NYPD officials went to the sergeant's home after he failed to show up for work, the source said, adding that the 30-year-old with eight years' experience on the police force was pronounced dead at the scene around 4 p.m.
His death marks the department's seventh suicide this year, according to police.
"The tragic news today that another member of the NYPD has been lost to suicide breaks our hearts, and is a deep sorrow felt by all of New York City," Police Commissioner James O'Neill said in a statement released late Saturday.
"To every member of the NYPD, please know this: it is okay to feel vulnerable. It is okay if you are facing struggles," he said. "And it is okay to seek help from others. You may not know this, and it may be hard to imagine, but you are not out there all by yourself."
In June, after a fourth New York City police officer died by suicide, Commissioner O'Neill referred to the deaths as a "mental health crisis" that the NYPD and "the law enforcement profession as a whole must take action."
More than 100 law enforcement officers in the United States have taken their own lives in 2019, Chief of Department Terence Monahan said in June.
"We have to be willing to talk if people have a problem, to come forward and, more importantly, we have to be willing to listen," he told reporters at the time.
"We're looking at what we can do as an agency. How we can handle this better. How we can help out people. Cops run out day in and day out and save people's lives that they don't know. We have to figure out how to save our own lives."
The NYPD has averaged about four or five suicides each year over the past five years, O'Neill said in June.
Mayor Bill de Blasio said in a statement release by his office: "I want to say as loudly and clearly as I can: it is okay to ask for help. If you or a loved one is in need: ask. Your whole city stands in support of you ready to answer the call."
Study finds barriers
A 2018 study by the Ruderman Family Foundation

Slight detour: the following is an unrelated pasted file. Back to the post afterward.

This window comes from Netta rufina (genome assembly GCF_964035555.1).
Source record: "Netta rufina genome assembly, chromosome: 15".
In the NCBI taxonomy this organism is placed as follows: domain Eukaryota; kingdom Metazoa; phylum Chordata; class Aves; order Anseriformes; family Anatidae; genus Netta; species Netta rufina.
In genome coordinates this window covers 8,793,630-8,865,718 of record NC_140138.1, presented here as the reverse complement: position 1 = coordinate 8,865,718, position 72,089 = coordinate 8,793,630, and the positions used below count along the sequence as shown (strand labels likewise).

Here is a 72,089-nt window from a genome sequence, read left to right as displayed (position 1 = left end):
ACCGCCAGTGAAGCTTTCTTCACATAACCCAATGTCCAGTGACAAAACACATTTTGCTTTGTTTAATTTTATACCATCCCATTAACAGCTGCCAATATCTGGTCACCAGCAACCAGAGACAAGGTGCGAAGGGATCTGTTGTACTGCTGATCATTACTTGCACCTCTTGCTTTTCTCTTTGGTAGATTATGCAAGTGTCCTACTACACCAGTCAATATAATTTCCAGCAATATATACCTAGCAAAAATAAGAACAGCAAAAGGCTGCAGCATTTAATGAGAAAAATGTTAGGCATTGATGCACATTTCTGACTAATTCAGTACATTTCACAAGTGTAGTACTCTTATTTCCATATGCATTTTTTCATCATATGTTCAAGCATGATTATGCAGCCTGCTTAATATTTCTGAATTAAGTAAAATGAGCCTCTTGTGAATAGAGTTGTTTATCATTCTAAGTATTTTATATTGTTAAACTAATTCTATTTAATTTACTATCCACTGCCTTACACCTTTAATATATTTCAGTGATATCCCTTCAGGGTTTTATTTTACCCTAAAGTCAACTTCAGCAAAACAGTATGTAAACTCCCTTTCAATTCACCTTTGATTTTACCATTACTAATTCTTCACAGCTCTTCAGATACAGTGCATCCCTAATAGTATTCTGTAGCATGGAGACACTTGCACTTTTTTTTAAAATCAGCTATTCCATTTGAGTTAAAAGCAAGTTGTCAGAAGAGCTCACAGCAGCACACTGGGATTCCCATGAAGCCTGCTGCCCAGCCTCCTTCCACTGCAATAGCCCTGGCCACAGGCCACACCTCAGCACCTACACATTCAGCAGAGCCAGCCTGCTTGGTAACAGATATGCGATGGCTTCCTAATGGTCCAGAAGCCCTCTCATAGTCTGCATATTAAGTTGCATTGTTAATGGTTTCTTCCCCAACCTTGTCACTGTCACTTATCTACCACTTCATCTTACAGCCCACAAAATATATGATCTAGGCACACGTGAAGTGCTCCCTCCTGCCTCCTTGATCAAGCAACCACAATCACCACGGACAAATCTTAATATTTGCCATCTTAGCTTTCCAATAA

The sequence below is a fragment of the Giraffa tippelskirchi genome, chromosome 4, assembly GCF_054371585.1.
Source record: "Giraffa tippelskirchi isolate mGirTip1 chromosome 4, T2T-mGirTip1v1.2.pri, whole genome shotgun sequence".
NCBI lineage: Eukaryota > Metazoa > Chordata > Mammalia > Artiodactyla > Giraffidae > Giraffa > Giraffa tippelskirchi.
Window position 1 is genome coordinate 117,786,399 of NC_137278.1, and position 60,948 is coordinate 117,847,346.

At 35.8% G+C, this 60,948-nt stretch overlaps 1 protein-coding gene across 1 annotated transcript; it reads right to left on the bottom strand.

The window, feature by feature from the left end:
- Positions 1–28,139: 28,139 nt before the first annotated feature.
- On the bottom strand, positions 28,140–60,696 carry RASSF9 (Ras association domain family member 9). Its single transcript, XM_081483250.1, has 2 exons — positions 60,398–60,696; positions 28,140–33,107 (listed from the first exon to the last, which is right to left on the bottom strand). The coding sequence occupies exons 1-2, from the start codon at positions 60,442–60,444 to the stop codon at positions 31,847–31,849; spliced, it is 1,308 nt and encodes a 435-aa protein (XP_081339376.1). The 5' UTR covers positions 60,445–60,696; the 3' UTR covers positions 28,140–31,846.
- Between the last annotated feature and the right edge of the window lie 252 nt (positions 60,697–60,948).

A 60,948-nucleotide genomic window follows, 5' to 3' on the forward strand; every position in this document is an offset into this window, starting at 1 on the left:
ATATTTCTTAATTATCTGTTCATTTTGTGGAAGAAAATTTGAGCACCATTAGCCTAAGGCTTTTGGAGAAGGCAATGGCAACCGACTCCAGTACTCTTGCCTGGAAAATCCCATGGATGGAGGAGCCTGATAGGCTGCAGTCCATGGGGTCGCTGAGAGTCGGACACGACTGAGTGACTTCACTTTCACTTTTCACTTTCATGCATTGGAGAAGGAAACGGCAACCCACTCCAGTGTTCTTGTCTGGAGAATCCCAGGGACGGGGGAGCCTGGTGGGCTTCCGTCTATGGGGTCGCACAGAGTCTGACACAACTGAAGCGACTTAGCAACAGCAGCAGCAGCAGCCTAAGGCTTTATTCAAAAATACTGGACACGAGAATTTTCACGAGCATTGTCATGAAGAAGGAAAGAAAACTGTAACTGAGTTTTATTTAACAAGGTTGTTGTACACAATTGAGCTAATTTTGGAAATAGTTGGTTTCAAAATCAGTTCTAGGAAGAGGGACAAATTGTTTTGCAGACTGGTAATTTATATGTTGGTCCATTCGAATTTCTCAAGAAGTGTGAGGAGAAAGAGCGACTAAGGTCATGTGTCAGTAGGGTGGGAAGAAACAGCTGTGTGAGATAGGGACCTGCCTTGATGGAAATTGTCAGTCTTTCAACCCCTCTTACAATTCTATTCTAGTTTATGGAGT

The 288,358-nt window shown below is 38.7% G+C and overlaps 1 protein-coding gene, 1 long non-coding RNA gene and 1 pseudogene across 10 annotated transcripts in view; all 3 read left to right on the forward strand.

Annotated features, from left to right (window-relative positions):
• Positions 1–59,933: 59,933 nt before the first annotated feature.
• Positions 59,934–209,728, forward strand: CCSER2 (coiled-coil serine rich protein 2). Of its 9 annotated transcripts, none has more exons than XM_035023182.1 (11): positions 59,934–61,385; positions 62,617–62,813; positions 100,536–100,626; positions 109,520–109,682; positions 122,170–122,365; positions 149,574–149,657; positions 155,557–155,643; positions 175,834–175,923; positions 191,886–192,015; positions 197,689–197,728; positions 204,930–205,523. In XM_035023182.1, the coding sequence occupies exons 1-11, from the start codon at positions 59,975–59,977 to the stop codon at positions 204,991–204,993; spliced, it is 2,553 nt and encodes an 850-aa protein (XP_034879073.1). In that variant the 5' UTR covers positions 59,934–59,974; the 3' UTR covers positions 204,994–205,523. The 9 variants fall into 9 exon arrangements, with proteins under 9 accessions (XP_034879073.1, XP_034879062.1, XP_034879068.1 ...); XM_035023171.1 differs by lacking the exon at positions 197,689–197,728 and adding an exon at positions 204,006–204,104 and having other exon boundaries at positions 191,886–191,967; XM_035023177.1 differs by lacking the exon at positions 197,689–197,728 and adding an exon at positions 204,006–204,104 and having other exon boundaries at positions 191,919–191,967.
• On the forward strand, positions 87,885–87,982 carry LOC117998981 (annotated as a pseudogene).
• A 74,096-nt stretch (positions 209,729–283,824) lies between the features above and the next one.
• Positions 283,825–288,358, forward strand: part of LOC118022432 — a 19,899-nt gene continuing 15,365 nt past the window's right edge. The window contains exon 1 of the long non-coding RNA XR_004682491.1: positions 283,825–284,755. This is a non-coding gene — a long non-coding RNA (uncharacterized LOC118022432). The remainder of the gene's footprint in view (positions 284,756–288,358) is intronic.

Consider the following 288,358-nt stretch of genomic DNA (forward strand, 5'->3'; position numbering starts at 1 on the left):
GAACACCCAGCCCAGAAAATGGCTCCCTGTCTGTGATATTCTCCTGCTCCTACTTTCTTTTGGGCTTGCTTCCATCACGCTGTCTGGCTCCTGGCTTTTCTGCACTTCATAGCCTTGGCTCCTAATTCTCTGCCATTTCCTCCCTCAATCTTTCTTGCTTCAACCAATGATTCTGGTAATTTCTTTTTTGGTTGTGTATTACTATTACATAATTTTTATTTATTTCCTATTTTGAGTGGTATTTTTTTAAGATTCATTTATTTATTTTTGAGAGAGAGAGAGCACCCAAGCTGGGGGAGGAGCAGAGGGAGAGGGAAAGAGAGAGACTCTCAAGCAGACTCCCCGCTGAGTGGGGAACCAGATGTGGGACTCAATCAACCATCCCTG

, a philanthropic organization, found policemen and firefighters are more likely to die by suicide than in the line of duty. But there are several barriers preventing first responders from accessing mental health services, "including shame and stigma," the paper states.
"These same barriers prevent families from talking openly about the suicide of a loved one, thereby contributing to silence and lack of awareness around the issue of first responder suicide," according to the study.
"We need to end the silence that surrounds the issue of first responder mental health. We should celebrate the lives of those lost to suicide -- at national monuments such as the National Law Enforcement Memorial, in the media, and within police and fire departments around the country," Ruderman Family Foundation President Jay Ruderman
said in a statement accompanying the study. "Also, departments should encourage or require first responders to access mental health services annually. This will enable our heroes to identify issues early and get the help that they need. It will save lives."
If you or someone you know might be at risk of suicide, you can call 1-800-273-8255 to reach the National Suicide Prevention Lifeline
. It provides free and confidential support 24 hours a day, seven days a week for people in suicidal crisis or distress.
You can also text HOME to 741741 to have a confidential text conversation with a trained crisis counselor from Crisis Text Line
. Counselors are available 24/7.